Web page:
My research aims to understand how human immune cells respond to complex microenvironments. I analyse genomics data and apply a wide range of data science techniques such as Bayesian statistics, clustering, and machine learning. A key application of my research is to help design effective drug combinations to treat inflammatory diseases.
IAS fellowship (March–June 2018, January–March 2019)
Antimicrobial resistance (AMR) is the ability of microorganism to stop the action of antimicrobial drugs such as antibiotics. As a result, standard treatments become ineffective and infections persist causing a serious threat to the life of infected patients. With an increasing use of antibiotics and antivirals, the risk of AMR is becoming a major health concern, especially in countries with weaker health systems.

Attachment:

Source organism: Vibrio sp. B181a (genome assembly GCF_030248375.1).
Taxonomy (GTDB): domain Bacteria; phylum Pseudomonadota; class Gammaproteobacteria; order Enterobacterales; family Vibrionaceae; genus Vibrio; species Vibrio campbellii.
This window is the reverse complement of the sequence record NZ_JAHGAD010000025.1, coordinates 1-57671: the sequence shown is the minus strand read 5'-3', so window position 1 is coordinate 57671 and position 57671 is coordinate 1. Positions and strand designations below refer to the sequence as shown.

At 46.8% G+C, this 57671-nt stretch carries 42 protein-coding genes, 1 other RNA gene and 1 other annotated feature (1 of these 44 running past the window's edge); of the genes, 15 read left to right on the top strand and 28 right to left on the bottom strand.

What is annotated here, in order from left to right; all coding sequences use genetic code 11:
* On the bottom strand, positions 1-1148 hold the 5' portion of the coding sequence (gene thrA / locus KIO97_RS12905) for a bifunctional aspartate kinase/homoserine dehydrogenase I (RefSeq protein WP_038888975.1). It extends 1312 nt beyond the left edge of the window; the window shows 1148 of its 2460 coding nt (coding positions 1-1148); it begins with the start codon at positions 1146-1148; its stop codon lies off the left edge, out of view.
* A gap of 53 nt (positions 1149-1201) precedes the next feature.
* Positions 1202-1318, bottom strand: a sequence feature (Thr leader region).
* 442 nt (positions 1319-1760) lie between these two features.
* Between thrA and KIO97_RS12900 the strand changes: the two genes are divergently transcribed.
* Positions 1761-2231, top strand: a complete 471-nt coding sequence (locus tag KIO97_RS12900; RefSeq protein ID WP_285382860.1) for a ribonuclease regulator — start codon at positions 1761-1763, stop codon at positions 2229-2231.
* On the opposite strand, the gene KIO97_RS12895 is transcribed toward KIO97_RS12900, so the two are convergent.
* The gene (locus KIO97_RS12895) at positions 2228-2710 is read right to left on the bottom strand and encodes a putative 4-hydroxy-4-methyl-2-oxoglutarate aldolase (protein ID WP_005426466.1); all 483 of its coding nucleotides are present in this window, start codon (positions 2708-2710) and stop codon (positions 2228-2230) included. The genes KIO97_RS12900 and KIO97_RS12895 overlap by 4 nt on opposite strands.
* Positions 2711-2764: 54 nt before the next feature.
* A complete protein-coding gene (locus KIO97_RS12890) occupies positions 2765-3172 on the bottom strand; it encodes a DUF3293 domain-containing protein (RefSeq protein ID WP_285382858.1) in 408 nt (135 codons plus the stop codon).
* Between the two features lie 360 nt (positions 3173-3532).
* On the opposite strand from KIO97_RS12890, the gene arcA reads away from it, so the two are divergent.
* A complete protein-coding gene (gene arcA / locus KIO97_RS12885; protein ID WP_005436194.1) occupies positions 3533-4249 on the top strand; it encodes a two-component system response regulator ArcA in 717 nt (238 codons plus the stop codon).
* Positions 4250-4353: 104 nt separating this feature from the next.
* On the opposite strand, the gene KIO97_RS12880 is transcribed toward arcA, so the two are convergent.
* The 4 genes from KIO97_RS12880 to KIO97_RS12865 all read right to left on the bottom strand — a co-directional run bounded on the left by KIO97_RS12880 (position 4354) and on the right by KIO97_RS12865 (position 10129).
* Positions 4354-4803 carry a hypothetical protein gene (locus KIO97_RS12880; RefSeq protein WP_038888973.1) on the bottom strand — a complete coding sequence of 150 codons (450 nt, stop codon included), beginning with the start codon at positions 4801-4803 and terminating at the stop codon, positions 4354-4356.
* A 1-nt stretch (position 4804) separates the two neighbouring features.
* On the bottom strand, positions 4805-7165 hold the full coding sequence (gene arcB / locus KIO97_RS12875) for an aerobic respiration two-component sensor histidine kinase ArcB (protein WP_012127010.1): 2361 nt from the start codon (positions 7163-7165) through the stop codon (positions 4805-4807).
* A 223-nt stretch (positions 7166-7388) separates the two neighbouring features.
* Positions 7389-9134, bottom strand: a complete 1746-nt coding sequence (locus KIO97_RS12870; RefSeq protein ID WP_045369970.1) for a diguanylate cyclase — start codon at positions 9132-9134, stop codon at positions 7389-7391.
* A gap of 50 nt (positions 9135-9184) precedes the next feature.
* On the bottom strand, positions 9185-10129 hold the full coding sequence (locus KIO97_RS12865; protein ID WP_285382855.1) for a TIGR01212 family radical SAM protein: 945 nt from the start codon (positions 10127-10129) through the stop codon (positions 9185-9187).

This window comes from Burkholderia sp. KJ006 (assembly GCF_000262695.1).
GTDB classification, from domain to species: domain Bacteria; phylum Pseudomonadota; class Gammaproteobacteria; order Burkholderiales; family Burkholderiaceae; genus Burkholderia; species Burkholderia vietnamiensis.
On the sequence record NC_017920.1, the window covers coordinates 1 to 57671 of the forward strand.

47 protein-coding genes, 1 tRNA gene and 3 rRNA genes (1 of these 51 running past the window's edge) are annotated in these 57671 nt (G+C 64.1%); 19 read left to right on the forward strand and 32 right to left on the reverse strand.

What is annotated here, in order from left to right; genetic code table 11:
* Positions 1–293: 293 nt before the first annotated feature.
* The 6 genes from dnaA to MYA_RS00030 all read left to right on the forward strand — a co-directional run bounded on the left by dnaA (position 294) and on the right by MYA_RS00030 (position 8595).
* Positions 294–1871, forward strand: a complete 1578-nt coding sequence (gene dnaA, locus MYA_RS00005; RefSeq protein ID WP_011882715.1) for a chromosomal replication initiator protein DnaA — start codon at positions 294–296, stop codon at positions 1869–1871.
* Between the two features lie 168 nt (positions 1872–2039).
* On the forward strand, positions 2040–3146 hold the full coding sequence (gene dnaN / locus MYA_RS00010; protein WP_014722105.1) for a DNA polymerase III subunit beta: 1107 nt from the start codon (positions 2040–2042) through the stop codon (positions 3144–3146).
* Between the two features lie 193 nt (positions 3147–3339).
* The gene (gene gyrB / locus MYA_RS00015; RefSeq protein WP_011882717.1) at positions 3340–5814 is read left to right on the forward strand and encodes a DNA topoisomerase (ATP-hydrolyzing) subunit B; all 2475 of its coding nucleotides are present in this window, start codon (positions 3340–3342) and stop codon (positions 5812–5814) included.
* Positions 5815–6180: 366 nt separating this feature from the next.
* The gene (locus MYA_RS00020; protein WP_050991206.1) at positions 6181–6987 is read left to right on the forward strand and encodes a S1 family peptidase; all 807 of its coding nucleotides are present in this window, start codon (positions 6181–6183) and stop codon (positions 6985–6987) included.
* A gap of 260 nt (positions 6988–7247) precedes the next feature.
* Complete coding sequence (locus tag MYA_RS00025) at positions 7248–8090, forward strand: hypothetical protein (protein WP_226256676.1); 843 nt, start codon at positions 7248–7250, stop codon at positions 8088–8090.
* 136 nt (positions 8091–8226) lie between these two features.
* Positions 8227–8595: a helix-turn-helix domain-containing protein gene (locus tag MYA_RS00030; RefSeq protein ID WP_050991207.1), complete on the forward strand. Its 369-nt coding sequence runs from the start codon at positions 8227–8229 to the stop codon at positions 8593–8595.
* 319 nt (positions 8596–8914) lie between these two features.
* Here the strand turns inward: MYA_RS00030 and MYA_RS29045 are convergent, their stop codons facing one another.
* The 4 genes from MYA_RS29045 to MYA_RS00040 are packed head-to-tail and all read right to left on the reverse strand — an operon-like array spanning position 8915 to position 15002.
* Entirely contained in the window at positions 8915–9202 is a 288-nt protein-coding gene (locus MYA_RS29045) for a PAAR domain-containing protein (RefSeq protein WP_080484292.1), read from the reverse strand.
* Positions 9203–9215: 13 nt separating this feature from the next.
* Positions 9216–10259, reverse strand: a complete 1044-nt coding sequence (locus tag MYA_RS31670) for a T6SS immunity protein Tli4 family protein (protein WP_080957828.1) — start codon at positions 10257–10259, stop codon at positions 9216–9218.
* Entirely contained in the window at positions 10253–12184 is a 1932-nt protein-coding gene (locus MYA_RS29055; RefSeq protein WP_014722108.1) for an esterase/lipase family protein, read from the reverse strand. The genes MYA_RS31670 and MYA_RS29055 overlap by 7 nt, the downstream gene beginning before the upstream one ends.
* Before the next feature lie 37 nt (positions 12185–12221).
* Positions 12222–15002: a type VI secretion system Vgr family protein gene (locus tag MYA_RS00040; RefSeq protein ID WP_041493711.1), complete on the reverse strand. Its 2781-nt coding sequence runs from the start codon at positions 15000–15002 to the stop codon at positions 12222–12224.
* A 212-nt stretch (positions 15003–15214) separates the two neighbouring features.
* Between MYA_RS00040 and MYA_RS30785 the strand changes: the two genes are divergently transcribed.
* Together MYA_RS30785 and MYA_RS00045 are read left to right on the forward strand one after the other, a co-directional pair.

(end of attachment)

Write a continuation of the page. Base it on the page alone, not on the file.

During my fellowship, I will join an interdisciplinary team to investigate the biological and socio-economic mechanisms that drive AMR at different levels (global, national, regional).
Current involvement with IAS
Antonio Cappuccio is currently as an external researcher still affiliated to the IAS as part of the team working on Complexity thinking for antimicrobial resistance.